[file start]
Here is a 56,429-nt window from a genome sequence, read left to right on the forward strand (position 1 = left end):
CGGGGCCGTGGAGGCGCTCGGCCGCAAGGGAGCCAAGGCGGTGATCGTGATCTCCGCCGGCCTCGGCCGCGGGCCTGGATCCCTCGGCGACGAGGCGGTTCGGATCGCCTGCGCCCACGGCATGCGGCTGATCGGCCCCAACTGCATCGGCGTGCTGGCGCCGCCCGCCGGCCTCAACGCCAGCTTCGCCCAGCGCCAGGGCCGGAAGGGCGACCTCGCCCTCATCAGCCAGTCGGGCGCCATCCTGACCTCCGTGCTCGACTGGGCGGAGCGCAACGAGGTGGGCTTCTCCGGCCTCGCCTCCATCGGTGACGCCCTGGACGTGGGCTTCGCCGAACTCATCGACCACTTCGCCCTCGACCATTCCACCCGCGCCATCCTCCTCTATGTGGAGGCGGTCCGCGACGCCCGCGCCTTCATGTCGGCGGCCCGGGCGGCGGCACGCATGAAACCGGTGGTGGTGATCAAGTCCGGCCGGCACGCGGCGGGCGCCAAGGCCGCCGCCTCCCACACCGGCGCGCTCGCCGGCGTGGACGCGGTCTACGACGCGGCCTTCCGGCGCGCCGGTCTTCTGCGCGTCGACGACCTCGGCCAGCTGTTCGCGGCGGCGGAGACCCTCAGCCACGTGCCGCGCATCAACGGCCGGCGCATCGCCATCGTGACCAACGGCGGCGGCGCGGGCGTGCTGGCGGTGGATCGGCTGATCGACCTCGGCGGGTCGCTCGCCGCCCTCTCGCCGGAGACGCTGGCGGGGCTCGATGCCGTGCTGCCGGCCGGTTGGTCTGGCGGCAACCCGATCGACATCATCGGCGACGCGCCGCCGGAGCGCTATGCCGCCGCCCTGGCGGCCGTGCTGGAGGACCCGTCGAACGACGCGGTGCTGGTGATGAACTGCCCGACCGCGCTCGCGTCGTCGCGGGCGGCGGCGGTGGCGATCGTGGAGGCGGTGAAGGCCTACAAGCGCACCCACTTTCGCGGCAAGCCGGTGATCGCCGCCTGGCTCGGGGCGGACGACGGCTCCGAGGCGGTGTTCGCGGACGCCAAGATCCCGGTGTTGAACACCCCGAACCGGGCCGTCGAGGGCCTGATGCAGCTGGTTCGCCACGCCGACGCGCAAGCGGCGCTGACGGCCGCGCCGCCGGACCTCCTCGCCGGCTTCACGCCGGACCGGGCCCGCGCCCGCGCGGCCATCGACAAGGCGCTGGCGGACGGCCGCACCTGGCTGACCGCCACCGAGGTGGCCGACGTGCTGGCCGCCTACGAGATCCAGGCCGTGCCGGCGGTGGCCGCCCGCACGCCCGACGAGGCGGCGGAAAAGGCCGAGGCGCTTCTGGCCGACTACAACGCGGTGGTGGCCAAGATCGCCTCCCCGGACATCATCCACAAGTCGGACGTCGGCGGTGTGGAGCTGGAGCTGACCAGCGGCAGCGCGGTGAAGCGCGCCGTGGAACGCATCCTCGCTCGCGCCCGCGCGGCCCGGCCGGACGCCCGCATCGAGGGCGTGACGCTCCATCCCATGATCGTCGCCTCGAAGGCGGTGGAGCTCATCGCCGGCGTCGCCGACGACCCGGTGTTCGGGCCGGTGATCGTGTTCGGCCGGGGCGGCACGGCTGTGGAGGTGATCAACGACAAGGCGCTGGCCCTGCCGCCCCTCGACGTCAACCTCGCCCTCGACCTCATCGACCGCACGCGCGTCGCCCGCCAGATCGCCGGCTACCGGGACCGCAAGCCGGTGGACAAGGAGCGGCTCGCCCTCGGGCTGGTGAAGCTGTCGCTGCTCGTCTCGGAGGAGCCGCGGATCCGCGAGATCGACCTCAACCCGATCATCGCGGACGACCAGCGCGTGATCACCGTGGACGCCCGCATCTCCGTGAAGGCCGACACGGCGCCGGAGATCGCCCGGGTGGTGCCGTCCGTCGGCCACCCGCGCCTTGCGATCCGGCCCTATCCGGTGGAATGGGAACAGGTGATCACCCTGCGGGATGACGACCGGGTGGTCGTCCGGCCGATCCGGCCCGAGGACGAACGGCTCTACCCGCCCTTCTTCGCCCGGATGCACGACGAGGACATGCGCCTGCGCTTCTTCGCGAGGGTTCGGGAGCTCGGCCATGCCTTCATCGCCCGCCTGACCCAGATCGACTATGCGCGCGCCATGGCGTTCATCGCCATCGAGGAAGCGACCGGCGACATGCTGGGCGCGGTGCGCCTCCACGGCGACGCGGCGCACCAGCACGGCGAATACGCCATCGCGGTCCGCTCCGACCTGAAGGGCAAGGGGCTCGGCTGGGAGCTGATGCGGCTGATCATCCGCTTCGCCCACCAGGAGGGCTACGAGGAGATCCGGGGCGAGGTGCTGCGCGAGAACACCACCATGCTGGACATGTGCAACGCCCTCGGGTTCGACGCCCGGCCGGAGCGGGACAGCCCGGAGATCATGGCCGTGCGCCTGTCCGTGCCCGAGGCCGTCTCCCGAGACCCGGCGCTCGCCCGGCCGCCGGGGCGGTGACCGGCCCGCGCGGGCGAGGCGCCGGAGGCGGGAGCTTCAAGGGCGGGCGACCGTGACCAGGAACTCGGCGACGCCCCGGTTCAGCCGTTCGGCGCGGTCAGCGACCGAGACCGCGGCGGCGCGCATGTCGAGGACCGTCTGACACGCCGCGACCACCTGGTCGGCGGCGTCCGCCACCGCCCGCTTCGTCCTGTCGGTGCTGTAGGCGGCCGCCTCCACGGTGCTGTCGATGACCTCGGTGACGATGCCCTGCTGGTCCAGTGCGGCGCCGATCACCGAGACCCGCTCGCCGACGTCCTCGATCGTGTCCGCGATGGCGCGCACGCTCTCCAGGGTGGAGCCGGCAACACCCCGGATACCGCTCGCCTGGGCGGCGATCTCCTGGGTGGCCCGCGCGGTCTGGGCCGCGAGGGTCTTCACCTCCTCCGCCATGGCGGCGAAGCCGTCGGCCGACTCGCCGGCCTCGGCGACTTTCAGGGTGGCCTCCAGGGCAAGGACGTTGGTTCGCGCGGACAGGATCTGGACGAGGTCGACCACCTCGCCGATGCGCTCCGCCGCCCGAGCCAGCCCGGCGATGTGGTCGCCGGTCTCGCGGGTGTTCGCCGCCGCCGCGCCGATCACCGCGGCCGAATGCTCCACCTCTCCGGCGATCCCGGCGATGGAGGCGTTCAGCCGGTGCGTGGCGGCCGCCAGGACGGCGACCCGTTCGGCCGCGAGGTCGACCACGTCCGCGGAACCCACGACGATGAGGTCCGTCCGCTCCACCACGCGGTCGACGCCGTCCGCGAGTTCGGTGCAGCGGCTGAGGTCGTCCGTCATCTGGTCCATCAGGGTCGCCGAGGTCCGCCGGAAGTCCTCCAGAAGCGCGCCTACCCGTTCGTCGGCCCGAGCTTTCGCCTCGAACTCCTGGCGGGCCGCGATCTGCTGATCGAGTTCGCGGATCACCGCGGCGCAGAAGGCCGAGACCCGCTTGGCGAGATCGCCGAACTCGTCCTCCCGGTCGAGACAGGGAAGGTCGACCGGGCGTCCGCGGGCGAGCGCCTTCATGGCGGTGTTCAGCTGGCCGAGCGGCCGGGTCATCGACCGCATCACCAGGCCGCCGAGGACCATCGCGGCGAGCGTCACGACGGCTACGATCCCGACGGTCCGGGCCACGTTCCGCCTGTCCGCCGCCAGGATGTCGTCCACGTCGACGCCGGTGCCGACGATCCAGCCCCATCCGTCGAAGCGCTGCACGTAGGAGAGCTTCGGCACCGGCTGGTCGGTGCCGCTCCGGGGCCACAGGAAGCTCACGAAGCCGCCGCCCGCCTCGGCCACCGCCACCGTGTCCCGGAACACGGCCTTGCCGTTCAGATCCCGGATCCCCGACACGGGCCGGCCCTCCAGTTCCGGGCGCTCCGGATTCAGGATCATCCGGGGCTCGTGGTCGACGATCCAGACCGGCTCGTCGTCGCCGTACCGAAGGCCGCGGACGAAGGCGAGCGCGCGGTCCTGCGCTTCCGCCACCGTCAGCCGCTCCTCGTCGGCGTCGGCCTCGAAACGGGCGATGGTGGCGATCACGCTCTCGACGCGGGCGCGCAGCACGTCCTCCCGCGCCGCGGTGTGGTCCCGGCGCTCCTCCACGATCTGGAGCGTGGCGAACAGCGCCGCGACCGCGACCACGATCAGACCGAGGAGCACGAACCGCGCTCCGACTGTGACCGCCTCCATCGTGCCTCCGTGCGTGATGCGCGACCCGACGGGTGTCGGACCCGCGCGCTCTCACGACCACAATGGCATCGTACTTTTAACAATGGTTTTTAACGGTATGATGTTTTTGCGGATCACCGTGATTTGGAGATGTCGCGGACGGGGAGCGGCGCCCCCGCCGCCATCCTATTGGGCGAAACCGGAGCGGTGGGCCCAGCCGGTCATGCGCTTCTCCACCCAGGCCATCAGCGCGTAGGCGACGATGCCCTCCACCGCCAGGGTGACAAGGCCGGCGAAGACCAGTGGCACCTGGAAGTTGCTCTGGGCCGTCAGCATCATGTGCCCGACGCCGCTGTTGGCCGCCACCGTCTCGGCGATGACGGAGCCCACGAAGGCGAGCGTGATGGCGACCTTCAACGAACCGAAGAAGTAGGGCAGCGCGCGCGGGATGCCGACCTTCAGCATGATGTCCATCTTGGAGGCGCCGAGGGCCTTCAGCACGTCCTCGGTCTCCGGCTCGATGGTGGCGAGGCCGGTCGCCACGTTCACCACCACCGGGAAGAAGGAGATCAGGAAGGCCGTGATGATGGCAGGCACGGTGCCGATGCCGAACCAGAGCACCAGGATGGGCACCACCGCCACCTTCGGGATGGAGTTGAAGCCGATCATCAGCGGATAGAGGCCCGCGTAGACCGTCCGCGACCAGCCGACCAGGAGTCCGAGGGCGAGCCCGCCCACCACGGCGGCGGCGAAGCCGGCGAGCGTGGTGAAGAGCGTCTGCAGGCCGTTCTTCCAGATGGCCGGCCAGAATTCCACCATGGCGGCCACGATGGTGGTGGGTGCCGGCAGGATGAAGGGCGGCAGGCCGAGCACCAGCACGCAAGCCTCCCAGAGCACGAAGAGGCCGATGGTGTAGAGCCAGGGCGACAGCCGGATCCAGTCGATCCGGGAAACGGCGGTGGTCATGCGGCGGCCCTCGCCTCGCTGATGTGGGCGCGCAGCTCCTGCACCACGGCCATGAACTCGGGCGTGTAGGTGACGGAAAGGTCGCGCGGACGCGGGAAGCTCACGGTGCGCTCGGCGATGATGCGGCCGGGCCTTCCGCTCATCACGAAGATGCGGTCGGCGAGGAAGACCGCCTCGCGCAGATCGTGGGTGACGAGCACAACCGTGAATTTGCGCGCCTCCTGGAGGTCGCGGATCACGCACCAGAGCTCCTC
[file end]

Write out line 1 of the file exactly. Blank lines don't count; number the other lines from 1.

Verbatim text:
Here is a 56,429-nt window from a genome sequence, read left to right on the forward strand (position 1 = left end):